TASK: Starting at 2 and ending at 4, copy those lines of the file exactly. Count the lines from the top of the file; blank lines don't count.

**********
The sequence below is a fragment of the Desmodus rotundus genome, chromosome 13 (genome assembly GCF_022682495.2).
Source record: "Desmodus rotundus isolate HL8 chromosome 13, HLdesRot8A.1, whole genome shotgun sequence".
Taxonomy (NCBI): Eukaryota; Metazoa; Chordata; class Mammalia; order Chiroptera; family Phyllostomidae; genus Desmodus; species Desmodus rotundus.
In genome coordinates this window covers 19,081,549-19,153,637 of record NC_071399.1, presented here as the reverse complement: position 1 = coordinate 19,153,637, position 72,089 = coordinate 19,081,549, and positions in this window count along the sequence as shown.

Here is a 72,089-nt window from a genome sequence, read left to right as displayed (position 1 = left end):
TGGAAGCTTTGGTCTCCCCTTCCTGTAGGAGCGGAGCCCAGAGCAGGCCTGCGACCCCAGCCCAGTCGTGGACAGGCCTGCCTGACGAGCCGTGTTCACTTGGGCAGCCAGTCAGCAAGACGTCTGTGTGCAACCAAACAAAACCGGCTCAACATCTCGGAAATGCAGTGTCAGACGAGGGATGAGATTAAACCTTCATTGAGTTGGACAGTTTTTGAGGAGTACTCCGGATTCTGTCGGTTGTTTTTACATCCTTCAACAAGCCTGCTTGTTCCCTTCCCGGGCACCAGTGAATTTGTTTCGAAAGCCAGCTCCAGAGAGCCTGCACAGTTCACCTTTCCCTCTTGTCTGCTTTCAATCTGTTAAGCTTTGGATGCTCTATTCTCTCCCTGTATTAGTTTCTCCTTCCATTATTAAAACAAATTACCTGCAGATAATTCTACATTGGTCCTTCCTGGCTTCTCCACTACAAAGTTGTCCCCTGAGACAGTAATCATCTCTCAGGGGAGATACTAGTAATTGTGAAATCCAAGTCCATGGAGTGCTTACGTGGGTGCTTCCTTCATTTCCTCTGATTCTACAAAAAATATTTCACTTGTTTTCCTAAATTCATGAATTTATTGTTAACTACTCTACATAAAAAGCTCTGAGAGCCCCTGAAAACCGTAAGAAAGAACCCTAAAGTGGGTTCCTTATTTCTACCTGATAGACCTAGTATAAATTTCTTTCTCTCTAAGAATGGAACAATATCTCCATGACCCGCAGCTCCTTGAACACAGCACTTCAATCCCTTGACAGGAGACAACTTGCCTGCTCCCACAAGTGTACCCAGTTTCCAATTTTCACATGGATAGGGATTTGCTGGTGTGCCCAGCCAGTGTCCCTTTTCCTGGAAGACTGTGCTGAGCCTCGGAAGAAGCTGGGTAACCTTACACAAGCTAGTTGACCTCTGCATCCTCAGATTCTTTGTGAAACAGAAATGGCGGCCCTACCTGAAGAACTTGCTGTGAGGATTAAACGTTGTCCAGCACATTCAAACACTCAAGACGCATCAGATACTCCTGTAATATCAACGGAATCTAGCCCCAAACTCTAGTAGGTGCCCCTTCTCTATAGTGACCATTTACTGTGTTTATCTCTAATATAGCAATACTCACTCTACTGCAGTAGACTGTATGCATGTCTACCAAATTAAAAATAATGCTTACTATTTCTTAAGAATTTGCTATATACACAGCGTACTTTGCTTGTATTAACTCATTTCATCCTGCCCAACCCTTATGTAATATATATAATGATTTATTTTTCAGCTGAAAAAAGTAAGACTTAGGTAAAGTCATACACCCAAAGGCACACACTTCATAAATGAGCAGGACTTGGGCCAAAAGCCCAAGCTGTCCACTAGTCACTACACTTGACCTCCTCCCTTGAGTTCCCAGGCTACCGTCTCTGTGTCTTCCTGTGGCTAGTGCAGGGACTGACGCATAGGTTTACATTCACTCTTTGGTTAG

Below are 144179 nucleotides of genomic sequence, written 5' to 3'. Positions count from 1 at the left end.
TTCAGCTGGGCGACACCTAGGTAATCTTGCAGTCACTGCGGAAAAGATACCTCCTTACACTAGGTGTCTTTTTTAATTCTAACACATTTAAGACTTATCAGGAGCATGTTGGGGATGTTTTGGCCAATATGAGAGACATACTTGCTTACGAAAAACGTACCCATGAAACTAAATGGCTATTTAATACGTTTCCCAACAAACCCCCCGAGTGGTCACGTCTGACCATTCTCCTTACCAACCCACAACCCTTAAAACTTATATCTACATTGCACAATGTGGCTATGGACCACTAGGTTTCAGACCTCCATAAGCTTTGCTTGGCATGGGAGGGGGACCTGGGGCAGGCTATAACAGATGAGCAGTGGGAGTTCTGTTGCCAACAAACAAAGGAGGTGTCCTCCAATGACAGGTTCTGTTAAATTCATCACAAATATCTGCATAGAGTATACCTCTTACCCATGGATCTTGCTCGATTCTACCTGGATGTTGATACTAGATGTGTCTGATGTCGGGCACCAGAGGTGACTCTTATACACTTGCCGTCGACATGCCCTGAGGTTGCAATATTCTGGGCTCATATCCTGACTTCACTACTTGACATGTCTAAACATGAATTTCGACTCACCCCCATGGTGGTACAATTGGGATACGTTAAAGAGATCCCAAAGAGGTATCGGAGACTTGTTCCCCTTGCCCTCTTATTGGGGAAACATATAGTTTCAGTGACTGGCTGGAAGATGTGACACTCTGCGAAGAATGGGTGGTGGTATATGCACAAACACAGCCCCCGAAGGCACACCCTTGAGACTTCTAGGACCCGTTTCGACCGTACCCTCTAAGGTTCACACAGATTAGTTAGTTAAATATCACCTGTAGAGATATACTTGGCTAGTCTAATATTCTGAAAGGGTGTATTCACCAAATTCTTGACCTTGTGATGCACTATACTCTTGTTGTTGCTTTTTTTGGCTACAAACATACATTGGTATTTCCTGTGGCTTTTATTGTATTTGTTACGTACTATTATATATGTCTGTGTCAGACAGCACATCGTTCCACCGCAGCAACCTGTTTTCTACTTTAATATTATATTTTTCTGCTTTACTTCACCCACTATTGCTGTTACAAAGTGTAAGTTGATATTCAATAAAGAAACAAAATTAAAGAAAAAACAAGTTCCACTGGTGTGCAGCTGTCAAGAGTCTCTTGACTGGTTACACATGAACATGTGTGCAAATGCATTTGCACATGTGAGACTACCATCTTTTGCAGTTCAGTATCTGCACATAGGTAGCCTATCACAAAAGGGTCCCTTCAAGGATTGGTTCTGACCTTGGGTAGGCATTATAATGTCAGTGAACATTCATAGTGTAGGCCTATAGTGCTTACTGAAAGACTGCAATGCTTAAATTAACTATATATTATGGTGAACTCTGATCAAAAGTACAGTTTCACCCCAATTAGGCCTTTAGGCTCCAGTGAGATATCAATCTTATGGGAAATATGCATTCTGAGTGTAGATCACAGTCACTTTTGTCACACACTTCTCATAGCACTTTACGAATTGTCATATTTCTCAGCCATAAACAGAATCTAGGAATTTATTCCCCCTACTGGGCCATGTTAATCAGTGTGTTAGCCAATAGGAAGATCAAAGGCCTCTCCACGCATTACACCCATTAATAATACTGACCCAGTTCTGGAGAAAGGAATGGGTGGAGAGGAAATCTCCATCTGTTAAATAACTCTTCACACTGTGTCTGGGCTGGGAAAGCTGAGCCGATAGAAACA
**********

Source record: "Desmodus rotundus isolate HL8 chromosome 13, HLdesRot8A.1, whole genome shotgun sequence".
Taxonomy (NCBI): Eukaryota; Metazoa; Chordata; class Mammalia; order Chiroptera; family Phyllostomidae; genus Desmodus; species Desmodus rotundus.
In genome coordinates this window covers 19,081,549-19,153,637 of record NC_071399.1, presented here as the reverse complement: position 1 = coordinate 19,153,637, position 72,089 = coordinate 19,081,549, and positions in this window count along the sequence as shown.